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Putting on the Dog
A special twist for the sweater set.
Sweater & Yarn

By the end of shedding season, it can seem as though you have brushed enough hair of the dog to knit yourself a sweater. Actually, it might take more than one season to collect enough for a sweater, but a scarf or simple keepsake knitted from mohair-soft yarn spun from one season’s worth of your pal’s undercoat is well within reach of most breeds.

For thousands of years, humans have spun dog hair into yarn and enjoyed a warmth that actually rivals that of sheep’s wool. Each strand of yarn swirls with subtle colors. Over time, some of the hair lifts, forming a soft halo that inspires some to refer to dog-hair fabrics as “chiengora.” The resulting garments and keepsakes will warm your heart long after your co-pilot has trotted off this mortal coil.

“I get almost every reaction imaginable when I tell people I spin dog hair,” laughs Joanne Littler, one of a coterie of hand-spinners around the country who turns dog hair into spun gold. “They either screw up their faces and go ‘ewwww!’ or they are fascinated that this is a possibility.”

In her fiber studio in Fairfax, Vermont, Joanne finds that fur from all but the very shortest of Shorthairs will twist into a fine yarn, ready for the warp and woof of the loom or for the loose knotting of knitting needles. If you want to make socks or some other stretchy project, some spinners suggest blending in wool fibers to add the elasticity dog hair lacks.

“The largest piece I’ve done is a 36-by 60-inch throw,” Joanne recalls. “It was made with about four pounds of Sheltie hair. The colors were a whole bunch of different grays, a little bit of charcoal, some fawn, and some creamy whites that made their own pattern throughout it.”

But what keeps you from smelling like your favorite swamp dog when you wrap yourself in a Samoyed scarf and wind up in an unexpected downpour? The same dish soap that dispenses with grease and grime from your pots and pans will also wash away the dirt and body oils that cause dog hair to smell.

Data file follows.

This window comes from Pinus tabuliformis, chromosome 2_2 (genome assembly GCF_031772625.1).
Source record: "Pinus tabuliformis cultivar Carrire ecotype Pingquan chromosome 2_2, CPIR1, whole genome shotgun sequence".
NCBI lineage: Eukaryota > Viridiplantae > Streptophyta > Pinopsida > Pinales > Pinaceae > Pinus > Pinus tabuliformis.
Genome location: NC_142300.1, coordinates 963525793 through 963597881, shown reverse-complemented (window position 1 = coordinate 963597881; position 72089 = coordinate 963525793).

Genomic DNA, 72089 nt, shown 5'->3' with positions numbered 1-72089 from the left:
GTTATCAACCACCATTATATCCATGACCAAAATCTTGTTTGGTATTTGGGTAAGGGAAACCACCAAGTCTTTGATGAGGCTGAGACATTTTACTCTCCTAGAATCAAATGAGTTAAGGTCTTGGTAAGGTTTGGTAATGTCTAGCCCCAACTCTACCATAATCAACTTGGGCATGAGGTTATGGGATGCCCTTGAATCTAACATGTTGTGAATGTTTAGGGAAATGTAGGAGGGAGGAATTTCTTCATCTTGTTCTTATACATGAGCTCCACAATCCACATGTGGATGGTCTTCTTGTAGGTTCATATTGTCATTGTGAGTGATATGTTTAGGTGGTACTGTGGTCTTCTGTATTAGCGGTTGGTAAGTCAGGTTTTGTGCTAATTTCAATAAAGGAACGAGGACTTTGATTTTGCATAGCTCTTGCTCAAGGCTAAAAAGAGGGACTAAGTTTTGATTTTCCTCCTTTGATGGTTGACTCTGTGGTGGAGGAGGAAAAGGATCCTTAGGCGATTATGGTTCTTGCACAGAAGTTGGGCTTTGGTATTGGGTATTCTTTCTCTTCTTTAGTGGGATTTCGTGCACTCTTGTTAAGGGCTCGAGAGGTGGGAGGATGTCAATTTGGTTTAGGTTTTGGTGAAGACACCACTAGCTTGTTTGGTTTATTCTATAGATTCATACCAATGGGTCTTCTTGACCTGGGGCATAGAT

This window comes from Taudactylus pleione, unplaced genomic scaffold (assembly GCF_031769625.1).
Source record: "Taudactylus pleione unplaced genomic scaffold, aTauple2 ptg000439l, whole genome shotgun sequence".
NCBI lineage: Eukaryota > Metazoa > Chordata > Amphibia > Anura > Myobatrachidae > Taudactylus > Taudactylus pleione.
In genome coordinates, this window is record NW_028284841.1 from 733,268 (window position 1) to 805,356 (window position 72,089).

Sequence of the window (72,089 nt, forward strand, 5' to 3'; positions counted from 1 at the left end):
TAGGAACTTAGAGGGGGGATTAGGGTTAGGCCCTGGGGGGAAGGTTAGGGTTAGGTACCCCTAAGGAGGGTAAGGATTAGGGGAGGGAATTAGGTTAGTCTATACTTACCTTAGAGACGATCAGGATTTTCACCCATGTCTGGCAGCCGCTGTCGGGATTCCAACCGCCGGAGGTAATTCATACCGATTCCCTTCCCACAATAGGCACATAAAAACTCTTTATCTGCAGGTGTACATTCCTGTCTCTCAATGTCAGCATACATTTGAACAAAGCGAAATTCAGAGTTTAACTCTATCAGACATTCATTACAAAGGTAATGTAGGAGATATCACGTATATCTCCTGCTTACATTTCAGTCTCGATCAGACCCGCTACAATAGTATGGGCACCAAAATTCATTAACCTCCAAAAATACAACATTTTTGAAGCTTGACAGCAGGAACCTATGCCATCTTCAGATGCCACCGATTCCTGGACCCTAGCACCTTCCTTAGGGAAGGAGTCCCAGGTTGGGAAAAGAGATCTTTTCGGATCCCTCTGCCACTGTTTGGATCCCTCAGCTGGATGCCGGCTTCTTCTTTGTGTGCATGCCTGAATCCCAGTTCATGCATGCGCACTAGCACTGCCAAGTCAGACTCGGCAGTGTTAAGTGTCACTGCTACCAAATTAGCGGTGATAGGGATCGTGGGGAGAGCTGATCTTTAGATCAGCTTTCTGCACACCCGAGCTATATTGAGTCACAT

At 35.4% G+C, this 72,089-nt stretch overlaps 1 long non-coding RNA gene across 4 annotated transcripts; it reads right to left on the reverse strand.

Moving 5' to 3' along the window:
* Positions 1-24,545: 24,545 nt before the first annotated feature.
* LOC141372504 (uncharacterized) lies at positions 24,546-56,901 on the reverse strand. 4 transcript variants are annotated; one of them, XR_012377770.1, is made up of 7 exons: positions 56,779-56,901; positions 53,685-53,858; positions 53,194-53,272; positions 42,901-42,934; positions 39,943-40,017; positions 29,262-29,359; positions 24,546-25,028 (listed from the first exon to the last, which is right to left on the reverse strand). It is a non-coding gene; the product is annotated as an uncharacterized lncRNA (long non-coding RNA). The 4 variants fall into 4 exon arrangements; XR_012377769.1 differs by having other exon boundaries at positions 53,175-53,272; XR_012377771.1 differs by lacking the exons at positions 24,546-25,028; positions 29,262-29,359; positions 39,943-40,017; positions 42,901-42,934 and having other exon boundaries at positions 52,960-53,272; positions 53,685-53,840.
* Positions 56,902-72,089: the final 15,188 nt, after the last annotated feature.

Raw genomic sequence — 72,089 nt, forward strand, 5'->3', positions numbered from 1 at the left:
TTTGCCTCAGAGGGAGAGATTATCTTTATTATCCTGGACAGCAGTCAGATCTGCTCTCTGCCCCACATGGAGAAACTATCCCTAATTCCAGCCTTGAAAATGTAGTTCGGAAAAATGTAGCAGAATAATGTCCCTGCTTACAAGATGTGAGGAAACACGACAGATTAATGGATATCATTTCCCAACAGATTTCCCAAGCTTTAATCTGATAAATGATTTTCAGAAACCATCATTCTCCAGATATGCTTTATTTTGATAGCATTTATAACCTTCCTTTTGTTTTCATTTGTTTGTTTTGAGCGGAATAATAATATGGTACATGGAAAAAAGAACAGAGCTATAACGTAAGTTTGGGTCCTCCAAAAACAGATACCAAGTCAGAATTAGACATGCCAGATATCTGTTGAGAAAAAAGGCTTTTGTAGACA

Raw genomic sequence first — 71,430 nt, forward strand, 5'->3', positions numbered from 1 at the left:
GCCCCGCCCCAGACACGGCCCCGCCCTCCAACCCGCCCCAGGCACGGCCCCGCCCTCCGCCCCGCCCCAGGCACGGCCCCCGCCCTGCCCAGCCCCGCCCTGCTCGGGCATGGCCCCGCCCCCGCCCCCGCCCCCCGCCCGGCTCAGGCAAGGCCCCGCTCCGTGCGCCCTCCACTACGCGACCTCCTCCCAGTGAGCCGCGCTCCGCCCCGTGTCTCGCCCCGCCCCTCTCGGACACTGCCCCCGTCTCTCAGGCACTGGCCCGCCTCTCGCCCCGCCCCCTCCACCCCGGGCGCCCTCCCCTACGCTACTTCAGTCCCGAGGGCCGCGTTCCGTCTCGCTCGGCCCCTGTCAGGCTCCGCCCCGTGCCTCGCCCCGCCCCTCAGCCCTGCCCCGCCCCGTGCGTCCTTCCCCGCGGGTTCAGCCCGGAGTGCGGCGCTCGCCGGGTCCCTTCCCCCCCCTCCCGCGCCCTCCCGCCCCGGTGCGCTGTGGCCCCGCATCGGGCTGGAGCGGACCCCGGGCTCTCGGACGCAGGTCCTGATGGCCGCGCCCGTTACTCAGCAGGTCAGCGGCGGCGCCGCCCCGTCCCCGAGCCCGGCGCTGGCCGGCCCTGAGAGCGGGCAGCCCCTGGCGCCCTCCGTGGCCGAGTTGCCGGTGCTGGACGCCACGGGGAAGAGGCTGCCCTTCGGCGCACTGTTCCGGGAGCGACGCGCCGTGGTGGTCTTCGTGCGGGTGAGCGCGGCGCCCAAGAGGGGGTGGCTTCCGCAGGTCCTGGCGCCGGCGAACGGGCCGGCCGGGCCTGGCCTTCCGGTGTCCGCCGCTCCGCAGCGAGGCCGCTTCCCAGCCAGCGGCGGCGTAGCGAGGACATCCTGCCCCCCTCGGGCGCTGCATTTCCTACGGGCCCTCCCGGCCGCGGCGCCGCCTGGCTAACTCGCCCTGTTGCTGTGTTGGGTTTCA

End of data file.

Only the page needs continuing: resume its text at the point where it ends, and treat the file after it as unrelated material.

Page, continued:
Some spinners prefer to wash the hair themselves rather than have dog owners do it, as the it can easily mat or felt when wet, which renders it impossible to spin. Then they’ll usually will do a secondary sort to choose fibers that will yield the strongest, softest, most consistent yarn.

It doesn’t take a mountain of hair to provide enough yarn for a pair of mittens (about six ounces), a scarf (about 12 ounces) or a small keepsake (about an ounce). The best way to harvest the finest fibers is to leave those furry tumbleweeds under the bed and do what comes naturally: Brush your buddy.

Use a fine wire brush and focus on the downy undercoat that blows out in the spring. Get rid of as many of the stiff outer hairs as possible, and stash the softest fibers in a breathable container, such as a paper grocery bag or a cotton pillowcase, to keep them from moldering.

The amount of yarn-per-ounce of hair a pooch produces can vary wildly among breeds, and sometimes even among dogs within a breed. Projects requiring heavier yarns, such as sweaters, will require more hair per yard of yarn than lighter projects, such as scarves.

Check with yarn shops, local spinning guilds or textile magazines such as Spin-Off to find a spinner who’s experienced in working with dog hair—and who appreciates that mixed-breed bond of humor, respect and a lifetime of puppy love.

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This article first appeared in The Bark,
Issue 28: Fall 2004

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